You can pay extra to have additional cover if you want a more comprehensive insurance policy. Options include:
Full accidental damage
Unspecified personal belongings away from home – you do not have to list the items you want covered. This could be UK only or Europe or worldwide
Specified personal belongings away from home. This could be valuables such as jewellery and mobile phones – you can choose to be covered in the UK only or Europe or worldwide
Legal protection – if there are disputes you might need legal representation
Some policies might include personal liability insurance within the tenant’s contents cover, others do not but you may be able to add it on.
Personal liability insurance covers you for injuries to another person such as a guest falling down the stairs and breaking their leg. This will cover any medical bills and legal costs if the person sues for compensation.
You will also be covered if you or someone living in your household accidentally damages a neighbour's property.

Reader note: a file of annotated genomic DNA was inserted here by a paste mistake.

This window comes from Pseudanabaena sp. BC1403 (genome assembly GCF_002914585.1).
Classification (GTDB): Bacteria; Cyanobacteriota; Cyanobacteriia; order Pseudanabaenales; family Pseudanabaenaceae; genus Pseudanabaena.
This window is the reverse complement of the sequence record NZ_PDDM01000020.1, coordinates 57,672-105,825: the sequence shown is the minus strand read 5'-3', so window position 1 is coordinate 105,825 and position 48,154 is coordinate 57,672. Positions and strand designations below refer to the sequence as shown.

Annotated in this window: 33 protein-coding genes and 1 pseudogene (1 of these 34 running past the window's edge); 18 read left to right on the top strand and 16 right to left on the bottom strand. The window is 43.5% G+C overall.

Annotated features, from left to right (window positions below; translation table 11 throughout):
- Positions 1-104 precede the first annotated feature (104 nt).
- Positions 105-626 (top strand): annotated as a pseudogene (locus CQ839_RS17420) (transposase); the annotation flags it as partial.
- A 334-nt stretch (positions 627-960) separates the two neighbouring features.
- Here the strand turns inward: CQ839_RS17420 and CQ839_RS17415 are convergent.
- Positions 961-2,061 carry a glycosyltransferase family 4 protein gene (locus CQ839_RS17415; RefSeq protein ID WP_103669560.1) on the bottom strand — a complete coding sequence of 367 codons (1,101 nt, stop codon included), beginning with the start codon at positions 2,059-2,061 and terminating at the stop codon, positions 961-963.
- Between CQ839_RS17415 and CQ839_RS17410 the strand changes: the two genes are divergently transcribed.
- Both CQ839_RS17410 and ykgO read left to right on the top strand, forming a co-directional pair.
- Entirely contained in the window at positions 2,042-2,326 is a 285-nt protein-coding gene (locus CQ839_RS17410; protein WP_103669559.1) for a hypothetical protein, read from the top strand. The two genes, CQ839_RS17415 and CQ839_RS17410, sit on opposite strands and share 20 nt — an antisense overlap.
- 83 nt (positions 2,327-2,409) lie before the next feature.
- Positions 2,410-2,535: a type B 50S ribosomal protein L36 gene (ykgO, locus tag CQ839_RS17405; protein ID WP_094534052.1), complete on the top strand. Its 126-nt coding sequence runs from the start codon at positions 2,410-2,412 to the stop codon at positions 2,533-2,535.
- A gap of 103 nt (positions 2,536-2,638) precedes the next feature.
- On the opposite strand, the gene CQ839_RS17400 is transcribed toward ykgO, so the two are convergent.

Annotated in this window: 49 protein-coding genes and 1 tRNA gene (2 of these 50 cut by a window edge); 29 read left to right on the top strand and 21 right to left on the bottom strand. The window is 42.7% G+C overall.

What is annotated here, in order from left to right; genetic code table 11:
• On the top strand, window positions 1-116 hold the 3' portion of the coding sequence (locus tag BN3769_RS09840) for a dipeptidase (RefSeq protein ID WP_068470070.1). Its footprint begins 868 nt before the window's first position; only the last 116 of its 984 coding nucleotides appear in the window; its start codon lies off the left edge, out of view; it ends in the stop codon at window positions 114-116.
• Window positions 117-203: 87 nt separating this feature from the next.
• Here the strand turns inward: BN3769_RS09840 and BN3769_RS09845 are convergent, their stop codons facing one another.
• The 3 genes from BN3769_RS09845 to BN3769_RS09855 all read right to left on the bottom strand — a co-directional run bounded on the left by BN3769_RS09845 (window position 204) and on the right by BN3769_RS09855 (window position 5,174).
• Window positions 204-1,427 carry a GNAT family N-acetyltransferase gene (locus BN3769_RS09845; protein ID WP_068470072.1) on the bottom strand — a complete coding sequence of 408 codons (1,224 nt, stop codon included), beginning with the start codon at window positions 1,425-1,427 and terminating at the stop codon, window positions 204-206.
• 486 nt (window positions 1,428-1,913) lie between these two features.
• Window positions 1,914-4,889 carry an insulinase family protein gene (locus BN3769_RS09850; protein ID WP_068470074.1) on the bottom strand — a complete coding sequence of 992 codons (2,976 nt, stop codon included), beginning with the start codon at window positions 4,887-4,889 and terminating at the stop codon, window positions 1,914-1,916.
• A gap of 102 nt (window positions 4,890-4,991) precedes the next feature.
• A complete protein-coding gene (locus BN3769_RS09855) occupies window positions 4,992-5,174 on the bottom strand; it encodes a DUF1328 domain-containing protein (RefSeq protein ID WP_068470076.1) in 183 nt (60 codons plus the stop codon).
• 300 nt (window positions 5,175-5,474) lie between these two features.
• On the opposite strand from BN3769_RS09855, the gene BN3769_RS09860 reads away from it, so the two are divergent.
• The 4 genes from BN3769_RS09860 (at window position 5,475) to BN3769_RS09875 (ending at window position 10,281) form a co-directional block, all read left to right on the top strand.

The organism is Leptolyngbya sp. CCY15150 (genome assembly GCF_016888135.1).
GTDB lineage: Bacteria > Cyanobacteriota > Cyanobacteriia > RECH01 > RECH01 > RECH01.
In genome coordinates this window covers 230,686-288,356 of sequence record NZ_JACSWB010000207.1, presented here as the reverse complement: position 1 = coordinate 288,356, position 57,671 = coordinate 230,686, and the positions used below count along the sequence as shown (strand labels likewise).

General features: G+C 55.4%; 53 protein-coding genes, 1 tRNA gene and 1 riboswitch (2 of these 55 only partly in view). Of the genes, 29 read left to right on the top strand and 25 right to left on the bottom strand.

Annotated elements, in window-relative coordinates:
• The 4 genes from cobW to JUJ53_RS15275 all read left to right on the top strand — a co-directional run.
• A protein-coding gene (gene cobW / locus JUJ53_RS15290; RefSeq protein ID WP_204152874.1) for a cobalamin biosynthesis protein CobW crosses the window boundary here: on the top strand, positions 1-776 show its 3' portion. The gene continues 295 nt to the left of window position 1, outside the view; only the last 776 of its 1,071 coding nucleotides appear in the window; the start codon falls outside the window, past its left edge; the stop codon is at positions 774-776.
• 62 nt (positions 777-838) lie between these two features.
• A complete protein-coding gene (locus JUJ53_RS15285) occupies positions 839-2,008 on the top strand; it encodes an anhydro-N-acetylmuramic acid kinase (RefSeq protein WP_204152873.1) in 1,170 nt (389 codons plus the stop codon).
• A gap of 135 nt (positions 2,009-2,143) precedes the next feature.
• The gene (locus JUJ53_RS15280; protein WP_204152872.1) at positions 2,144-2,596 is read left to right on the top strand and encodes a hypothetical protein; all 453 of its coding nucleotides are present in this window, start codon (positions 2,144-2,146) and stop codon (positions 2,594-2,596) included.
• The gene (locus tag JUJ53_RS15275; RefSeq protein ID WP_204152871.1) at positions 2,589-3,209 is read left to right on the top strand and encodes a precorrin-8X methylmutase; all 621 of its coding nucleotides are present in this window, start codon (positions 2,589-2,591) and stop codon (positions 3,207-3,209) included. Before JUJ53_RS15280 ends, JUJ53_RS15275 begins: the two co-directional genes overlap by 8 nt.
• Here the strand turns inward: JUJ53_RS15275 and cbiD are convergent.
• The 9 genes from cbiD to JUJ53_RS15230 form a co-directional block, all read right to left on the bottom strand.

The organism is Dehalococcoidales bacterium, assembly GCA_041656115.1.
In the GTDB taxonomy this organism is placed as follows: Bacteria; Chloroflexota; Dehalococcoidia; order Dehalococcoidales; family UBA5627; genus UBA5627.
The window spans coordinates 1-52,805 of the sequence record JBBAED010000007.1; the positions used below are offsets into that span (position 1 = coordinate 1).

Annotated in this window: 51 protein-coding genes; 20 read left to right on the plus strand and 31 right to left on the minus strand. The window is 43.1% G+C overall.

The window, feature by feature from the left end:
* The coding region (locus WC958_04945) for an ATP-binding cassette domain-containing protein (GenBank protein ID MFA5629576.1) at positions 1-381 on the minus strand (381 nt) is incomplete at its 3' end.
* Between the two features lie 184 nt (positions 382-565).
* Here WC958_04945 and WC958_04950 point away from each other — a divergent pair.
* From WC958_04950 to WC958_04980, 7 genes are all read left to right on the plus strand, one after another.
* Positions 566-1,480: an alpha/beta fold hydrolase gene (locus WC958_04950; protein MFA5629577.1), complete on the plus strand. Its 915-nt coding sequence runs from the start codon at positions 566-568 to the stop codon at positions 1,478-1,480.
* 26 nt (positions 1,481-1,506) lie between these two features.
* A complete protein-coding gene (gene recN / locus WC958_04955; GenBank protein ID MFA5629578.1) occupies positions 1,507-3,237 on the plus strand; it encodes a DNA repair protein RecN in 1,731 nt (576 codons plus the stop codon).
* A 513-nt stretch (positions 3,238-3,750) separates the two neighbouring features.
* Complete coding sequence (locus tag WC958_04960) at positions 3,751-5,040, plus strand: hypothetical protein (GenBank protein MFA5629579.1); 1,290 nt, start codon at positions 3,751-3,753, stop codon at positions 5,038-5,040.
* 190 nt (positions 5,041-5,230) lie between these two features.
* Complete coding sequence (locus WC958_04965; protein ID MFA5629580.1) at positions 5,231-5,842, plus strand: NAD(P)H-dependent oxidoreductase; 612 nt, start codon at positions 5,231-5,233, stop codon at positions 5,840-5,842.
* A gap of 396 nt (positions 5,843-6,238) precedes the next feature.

Tenant liability insurance covers you for accidental damage to your landlord’s property whether that is the contents or the actual building. For example, it will cover accidental breakages of crockery, mirrors, windows and damage to furniture and white goods in the kitchen.
It does not cover wear and tear, so if the sagging old sofa is on its last legs, and you haven’t broken it, that would be up to the landlord to replace it.
If you break or damage something deliberately or maliciously, or you are negligent, you will not be covered.
As with tenant contents insurance there will be a limit on how much tenant liability insurance will cover. It will usually be less than the contents cover such as £10,000.
By law it is not compulsory to have tenant liability insurance but some landlords will insist on it as part of the tenancy agreement.